UK university and India’s IIT agree joint first degree

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In a unique deal, an Indian institute of technology and an overseas university have agreed to offer a joint degree, Times Higher Education can reveal.

The Indian Institute of Technology Madras (IIT-Madras) and the University of Birmingham will partner for two-year masters programs in the fields of energy systems, data science and biomedical engineering.

Proponents of UK-India education partnerships, including former universities minister Lord Johnson of Marylebone, have long sought to establish outposts of prestigious IITs on British soil. But the deal marks the emergence of the first such partnership since India backed away from plans to open IIT branches overseas earlier this year.

It comes as New Delhi and Westminster seek to strengthen ties via a post-Brexit trade deal, with outgoing British Prime Minister Boris Johnson recently saying he aims to put in place a bilateral treaty as Indians mark the holiday. of Diwali in October. .

Birmingham pro-vice chancellor Robin Mason said THE that he had high expectations for the new educational partnership, emphasizing the benefits for both countries.

“I think it will indeed prove very popular – and not just with Indian students,” he said, adding that “there is every chance” that the first students admitted will start their studies at the fall 2023.

According to Professor Mason, under the Birmingham-Madras scheme, students would spend around a year each in India and the UK, with faculty from both sides also moving between institutions.

After graduation, students would receive a “single degree certificate with both university crests on it” rather than two separate degrees, he said.

The proposed topics would match national priorities and also play to complementary strengths of the institutions, he said.

“IIT-Madras is very strong in devices for biomedical engineering, whereas we tend to be stronger in terms of synthetic materials, membranes and fabrics. IIT-Madras does not have a medical school – for these purposes we do a lot of translational science and have a medical school [and] clinical facilities to conduct trials.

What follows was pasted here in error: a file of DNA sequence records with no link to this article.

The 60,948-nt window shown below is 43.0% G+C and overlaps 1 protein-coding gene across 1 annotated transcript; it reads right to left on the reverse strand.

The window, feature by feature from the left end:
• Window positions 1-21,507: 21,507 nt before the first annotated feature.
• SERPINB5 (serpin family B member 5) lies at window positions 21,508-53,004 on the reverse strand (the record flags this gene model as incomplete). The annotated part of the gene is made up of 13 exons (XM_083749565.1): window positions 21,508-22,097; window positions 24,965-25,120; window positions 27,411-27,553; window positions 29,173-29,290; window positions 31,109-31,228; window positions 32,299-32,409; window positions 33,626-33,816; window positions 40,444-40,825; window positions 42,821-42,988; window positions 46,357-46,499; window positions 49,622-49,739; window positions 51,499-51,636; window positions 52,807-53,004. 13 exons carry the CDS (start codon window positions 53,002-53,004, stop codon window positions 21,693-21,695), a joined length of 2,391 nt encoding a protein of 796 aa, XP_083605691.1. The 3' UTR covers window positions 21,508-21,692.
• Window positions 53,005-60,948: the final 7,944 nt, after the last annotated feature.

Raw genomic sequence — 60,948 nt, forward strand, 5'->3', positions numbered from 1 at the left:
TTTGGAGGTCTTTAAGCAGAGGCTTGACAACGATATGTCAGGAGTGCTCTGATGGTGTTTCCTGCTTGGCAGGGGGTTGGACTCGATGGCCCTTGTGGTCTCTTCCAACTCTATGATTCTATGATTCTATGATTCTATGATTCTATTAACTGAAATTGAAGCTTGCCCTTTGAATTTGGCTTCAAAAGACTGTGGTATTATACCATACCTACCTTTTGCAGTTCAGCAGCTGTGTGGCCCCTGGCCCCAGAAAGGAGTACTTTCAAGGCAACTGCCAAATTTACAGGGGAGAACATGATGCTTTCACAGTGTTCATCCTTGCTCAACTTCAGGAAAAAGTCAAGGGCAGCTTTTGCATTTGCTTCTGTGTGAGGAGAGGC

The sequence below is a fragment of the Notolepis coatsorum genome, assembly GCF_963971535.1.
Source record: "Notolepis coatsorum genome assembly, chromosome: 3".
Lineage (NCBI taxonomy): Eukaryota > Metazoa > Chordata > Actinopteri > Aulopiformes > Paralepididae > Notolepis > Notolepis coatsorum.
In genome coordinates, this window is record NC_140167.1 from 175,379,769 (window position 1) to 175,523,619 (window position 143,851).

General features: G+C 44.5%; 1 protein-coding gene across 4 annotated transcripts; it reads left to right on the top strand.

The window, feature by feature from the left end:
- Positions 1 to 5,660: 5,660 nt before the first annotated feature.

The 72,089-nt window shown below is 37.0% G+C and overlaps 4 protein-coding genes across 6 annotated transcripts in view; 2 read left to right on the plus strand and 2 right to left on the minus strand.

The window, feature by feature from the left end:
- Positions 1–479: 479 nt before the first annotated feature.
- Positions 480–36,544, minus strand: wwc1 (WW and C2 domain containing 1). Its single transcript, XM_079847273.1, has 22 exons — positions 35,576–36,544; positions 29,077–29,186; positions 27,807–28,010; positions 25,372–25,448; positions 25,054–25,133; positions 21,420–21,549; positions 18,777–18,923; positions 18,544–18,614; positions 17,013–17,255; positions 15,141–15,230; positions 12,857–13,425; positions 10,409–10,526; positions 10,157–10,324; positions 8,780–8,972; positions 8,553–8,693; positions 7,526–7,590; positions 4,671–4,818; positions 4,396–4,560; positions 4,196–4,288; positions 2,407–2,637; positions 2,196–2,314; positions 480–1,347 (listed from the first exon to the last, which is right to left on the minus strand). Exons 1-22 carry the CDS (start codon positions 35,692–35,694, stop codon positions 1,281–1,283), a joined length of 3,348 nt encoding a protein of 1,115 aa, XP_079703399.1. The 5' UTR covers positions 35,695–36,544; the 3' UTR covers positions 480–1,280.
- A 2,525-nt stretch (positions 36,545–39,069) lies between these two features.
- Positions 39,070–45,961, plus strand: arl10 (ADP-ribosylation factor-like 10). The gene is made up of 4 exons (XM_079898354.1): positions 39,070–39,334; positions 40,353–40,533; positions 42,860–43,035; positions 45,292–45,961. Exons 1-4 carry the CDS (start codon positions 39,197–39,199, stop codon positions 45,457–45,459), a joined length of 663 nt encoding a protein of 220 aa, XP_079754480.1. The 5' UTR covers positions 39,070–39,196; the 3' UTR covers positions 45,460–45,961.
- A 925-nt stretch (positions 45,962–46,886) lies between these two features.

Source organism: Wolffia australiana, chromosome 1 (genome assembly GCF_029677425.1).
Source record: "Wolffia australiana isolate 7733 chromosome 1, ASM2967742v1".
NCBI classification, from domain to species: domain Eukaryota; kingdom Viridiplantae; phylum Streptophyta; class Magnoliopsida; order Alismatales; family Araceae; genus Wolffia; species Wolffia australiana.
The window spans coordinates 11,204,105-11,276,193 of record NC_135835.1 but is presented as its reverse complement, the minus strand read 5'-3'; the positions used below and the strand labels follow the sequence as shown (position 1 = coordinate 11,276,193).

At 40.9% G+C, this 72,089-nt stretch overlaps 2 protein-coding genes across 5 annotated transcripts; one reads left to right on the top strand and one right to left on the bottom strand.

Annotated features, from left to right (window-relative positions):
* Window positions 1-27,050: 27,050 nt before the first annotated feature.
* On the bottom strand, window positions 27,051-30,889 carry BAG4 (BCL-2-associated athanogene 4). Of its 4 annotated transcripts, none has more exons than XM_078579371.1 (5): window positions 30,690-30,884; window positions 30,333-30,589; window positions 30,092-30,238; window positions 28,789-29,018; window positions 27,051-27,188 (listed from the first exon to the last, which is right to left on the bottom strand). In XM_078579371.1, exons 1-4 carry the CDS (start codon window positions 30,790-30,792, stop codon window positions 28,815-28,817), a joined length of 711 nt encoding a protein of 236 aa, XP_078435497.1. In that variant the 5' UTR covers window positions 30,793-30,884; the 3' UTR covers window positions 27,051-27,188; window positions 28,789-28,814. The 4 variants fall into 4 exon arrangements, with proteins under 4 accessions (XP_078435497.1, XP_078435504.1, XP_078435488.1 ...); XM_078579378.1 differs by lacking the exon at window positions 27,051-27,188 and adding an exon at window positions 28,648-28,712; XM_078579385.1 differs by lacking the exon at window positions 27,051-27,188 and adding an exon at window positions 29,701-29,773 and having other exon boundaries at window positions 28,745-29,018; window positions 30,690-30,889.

Although he is reluctant to specify how many students could go on to study under the scheme, Prof Mason said he ‘could see’ each of his three schemes ‘being easily attractive to 50 or more students per year’ .

He stressed that universities would prioritize quality over quantity, keeping the curriculum “very selective”. “They’re not volume programs, so they’re not going to be huge,” he said.

But even if admission remains low, partners will face the huge difference in cost between Indian and British university degrees, he conceded.

‘Students would pay comparable fees for both years – it won’t work if IIT Madras costs £2,500 per year and Birmingham £25,000 per year,’ he said. “I would expect students who enroll in these programs to receive significant scholarships that will help make up the difference in fees.”

Although the financial details had yet to be worked out, Professor Mason was confident that the program would be accessible to students from both institutions.

“We anticipate that the majority – if not all – of students will receive merit-based scholarships, although the amount of these remains to be seen,” he said, adding: “We are aware that we will have need to invest in the program to make it a success”.

Besides costs, universities will also have to deal with quality assurance and governance issues. “Joint programs are difficult – there’s a reason there aren’t many of them,” Professor Mason said. “But I don’t think those are insurmountable obstacles.”

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